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Could hops play a role in fighting laminitis?

Hop flower.

Hop flower. © Lucky Starr

Hops are a key ingredient in beer-making, but could they also play a crucial role in the fight against laminitis?

Researchers have investigated whether β-acid (beta acid) from hops could be used to reduce the overgrowth of bacteria in the equine hindgut and control fructan fermentation in pasture associated laminitis. Their findings were reported in the Journal of Applied Microbiology.

Hops are the cone-like flowers of the female hop vine (Humulus lupulus). A soft resin contained in the flower is used to give beer its bitter flavour and “hoppy” aroma. Among its constituents are β-acids, such as lupulone, which inhibit the growth of beer-spoiling bacteria.

Research led by Brittany Harlow, of the Department of Animals and Food Sciences at the University of Kentucky, sought to determine if that antibacterial action could be used to limit the bacterial overgrowth that occurs in some cases of laminitis.

Another aim of the study was to verify the antimicrobial mode of action on Streptococcus bovis, which has been implicated in fructan fermentation, hindgut acidosis and pasture-associated laminitis in the horse.

Brittany Harlow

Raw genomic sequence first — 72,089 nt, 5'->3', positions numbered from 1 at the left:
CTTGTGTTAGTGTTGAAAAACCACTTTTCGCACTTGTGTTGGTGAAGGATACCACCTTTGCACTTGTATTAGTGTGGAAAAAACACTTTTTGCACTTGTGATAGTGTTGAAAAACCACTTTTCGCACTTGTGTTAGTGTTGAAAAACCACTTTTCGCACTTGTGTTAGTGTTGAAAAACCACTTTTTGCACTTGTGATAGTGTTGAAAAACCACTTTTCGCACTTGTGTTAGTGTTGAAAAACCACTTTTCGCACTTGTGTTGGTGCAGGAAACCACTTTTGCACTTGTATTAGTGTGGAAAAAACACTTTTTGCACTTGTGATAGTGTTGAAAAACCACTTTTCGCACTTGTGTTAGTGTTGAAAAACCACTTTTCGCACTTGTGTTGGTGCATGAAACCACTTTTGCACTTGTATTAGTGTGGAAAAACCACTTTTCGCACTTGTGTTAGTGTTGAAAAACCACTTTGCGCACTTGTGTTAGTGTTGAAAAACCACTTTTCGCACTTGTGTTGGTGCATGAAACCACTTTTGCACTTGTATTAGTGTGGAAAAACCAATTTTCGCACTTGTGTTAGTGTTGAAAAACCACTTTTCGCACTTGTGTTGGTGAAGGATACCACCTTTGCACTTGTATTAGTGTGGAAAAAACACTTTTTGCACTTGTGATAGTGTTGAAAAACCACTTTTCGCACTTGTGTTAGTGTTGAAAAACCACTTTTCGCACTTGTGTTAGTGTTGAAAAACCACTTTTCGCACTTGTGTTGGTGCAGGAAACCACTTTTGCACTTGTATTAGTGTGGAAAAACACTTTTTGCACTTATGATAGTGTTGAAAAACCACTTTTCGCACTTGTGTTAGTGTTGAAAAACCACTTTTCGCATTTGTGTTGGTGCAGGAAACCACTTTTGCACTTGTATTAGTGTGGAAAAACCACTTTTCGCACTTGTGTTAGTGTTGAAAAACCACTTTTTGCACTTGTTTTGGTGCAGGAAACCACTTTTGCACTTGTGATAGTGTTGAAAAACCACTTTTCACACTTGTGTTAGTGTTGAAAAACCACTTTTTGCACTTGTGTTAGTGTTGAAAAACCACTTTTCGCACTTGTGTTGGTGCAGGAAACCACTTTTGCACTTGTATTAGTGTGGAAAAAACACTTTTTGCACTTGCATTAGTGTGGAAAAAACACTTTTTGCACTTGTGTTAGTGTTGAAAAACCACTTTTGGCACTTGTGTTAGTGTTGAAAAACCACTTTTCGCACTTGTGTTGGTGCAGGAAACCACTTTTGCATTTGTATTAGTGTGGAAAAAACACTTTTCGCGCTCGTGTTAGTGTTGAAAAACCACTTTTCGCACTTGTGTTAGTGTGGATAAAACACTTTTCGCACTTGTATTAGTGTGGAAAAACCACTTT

Brittany Harlow

Harlow and her colleagues found that when suspensions of equine faecal micro-organisms were enriched with inulin (a type of fructan) they fermented the inulin resulting in acid production and a fall in pH. But when β-acid (lupulone) was added to the culture in concentrations ≥9ppm, lactate production was inhibited and the decrease in pH was limited.

They were able to isolate inulin-fermenting S. bovis from the fermented suspension. They also demonstrated that these organisms were sensitive to beta-acids, resulting in fewer viable organisms in faecal suspensions.

When they added beta-acid to pure cultures of S. bovis, they found a reduction in bacterial growth, reduced lactate production and decreased intracellular potassium of the micro-organism.

The researchers conclude that their findings support the hypothesis that hops β-acid prevented the growth of fructan-fermenting equine faecal bacteria, and that the mechanism of action involved dissipation of the intracellular potassium of S. bovis.

They suggest that hops β-acid is a potential phytochemical intervention to decrease the growth of bacteria responsible for pasture associated laminitis.

Inhibition of fructan-fermenting equine faecal bacteria and Streptococcus bovis by hops (Humulus lupulus L.) β-acid.
Harlow BE, Lawrence LM, Kagan IA, Flythe MD.
J Appl Microbiol. 2014 Apr 29. doi: 10.1111/jam.12532

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